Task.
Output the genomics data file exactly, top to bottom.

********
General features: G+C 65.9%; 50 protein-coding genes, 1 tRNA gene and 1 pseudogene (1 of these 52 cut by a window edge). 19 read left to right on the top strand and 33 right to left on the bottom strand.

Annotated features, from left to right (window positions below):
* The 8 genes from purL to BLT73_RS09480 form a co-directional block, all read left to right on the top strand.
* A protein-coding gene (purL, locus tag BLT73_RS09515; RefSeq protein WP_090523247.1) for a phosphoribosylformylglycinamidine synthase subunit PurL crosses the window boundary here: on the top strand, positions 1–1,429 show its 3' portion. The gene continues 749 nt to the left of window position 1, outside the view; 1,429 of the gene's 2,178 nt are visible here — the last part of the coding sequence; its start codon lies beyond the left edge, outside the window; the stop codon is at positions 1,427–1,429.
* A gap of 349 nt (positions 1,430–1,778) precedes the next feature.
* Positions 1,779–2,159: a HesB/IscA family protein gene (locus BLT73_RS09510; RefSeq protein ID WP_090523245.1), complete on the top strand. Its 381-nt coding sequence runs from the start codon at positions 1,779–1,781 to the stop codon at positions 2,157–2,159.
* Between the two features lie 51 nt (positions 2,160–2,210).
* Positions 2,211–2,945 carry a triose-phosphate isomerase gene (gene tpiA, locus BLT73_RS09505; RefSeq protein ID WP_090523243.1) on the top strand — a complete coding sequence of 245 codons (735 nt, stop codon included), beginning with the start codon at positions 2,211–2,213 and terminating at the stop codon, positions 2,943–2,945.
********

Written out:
General features: G+C 65.9%; 50 protein-coding genes, 1 tRNA gene and 1 pseudogene (1 of these 52 cut by a window edge). 19 read left to right on the top strand and 33 right to left on the bottom strand.

Annotated features, from left to right (window positions below):
* The 8 genes from purL to BLT73_RS09480 form a co-directional block, all read left to right on the top strand.
* A protein-coding gene (purL, locus tag BLT73_RS09515; RefSeq protein WP_090523247.1) for a phosphoribosylformylglycinamidine synthase subunit PurL crosses the window boundary here: on the top strand, positions 1–1,429 show its 3' portion. The gene continues 749 nt to the left of window position 1, outside the view; 1,429 of the gene's 2,178 nt are visible here — the last part of the coding sequence; its start codon lies beyond the left edge, outside the window; the stop codon is at positions 1,427–1,429.
* A gap of 349 nt (positions 1,430–1,778) precedes the next feature.
* Positions 1,779–2,159: a HesB/IscA family protein gene (locus BLT73_RS09510; RefSeq protein ID WP_090523245.1), complete on the top strand. Its 381-nt coding sequence runs from the start codon at positions 1,779–1,781 to the stop codon at positions 2,157–2,159.
* Between the two features lie 51 nt (positions 2,160–2,210).
* Positions 2,211–2,945 carry a triose-phosphate isomerase gene (gene tpiA, locus BLT73_RS09505; RefSeq protein ID WP_090523243.1) on the top strand — a complete coding sequence of 245 codons (735 nt, stop codon included), beginning with the start codon at positions 2,211–2,213 and terminating at the stop codon, positions 2,943–2,945.